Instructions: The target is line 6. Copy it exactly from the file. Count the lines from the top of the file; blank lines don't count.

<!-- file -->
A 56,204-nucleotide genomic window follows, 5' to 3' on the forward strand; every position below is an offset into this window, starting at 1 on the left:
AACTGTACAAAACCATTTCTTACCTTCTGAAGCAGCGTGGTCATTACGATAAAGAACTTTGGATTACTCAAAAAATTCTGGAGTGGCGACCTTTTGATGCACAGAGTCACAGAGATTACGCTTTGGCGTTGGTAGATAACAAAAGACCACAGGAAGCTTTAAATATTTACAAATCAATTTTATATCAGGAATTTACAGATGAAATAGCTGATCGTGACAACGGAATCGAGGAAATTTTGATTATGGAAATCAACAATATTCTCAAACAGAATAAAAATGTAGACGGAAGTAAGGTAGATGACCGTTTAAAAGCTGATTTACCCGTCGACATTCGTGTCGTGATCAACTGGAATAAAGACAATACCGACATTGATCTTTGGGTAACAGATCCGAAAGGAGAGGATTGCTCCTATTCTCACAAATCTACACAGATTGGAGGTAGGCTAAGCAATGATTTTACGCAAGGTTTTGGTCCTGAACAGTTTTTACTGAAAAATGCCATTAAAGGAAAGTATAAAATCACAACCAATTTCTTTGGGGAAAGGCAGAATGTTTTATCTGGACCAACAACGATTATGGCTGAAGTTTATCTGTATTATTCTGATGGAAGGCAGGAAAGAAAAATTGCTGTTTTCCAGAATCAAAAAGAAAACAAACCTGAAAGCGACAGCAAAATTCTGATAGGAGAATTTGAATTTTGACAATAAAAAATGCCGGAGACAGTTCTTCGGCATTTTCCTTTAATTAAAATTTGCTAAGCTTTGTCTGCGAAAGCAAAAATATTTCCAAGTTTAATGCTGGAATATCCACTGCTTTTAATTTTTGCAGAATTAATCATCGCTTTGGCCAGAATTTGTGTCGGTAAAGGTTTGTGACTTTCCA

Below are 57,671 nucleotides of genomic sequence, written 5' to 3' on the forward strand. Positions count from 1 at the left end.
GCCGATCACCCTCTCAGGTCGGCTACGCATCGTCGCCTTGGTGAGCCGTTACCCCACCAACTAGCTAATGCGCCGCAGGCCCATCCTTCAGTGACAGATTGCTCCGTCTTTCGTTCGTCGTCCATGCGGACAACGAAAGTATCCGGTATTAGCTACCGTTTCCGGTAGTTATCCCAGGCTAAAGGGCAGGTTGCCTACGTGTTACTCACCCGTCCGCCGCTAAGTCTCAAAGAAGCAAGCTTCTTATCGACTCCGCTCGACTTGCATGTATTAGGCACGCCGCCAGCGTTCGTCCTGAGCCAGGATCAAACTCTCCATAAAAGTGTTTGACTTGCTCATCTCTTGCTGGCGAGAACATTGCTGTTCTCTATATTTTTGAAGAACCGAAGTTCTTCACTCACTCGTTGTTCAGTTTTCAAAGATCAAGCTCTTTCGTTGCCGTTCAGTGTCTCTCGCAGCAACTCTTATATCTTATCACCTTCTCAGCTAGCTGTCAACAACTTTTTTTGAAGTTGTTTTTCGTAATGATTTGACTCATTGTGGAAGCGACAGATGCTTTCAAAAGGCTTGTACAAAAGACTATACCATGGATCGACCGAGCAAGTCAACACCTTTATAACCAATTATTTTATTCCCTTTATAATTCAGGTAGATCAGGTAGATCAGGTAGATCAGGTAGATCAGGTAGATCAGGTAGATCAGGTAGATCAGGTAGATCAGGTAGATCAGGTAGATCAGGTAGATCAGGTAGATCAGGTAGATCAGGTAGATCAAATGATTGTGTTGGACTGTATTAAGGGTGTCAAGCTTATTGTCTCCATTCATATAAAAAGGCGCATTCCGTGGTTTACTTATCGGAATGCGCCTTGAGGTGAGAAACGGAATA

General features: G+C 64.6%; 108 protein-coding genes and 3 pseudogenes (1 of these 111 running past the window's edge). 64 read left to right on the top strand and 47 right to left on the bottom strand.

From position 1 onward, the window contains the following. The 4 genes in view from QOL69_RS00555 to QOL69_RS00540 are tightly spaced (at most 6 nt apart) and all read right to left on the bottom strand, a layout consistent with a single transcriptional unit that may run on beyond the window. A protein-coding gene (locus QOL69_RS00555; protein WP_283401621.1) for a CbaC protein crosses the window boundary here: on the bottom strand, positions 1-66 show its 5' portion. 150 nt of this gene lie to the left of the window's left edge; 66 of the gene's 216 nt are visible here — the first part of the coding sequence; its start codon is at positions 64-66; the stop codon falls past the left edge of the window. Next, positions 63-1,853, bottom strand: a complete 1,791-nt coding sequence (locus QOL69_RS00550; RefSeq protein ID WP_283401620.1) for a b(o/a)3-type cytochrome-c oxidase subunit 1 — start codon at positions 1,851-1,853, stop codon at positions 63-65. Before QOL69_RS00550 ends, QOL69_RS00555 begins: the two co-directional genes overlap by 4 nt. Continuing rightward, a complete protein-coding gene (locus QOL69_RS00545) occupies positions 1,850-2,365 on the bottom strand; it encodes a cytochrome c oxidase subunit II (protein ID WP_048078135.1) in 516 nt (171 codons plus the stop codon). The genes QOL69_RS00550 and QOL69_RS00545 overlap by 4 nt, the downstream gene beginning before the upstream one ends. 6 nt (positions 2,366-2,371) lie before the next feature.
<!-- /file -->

From position 1 onward, the window contains the following. The 4 genes in view from QOL69_RS00555 to QOL69_RS00540 are tightly spaced (at most 6 nt apart) and all read right to left on the bottom strand, a layout consistent with a single transcriptional unit that may run on beyond the window. A protein-coding gene (locus QOL69_RS00555; protein WP_283401621.1) for a CbaC protein crosses the window boundary here: on the bottom strand, positions 1-66 show its 5' portion. 150 nt of this gene lie to the left of the window's left edge; 66 of the gene's 216 nt are visible here — the first part of the coding sequence; its start codon is at positions 64-66; the stop codon falls past the left edge of the window. Next, positions 63-1,853, bottom strand: a complete 1,791-nt coding sequence (locus QOL69_RS00550; RefSeq protein ID WP_283401620.1) for a b(o/a)3-type cytochrome-c oxidase subunit 1 — start codon at positions 1,851-1,853, stop codon at positions 63-65. Before QOL69_RS00550 ends, QOL69_RS00555 begins: the two co-directional genes overlap by 4 nt. Continuing rightward, a complete protein-coding gene (locus QOL69_RS00545) occupies positions 1,850-2,365 on the bottom strand; it encodes a cytochrome c oxidase subunit II (protein ID WP_048078135.1) in 516 nt (171 codons plus the stop codon). The genes QOL69_RS00550 and QOL69_RS00545 overlap by 4 nt, the downstream gene beginning before the upstream one ends. 6 nt (positions 2,366-2,371) lie before the next feature.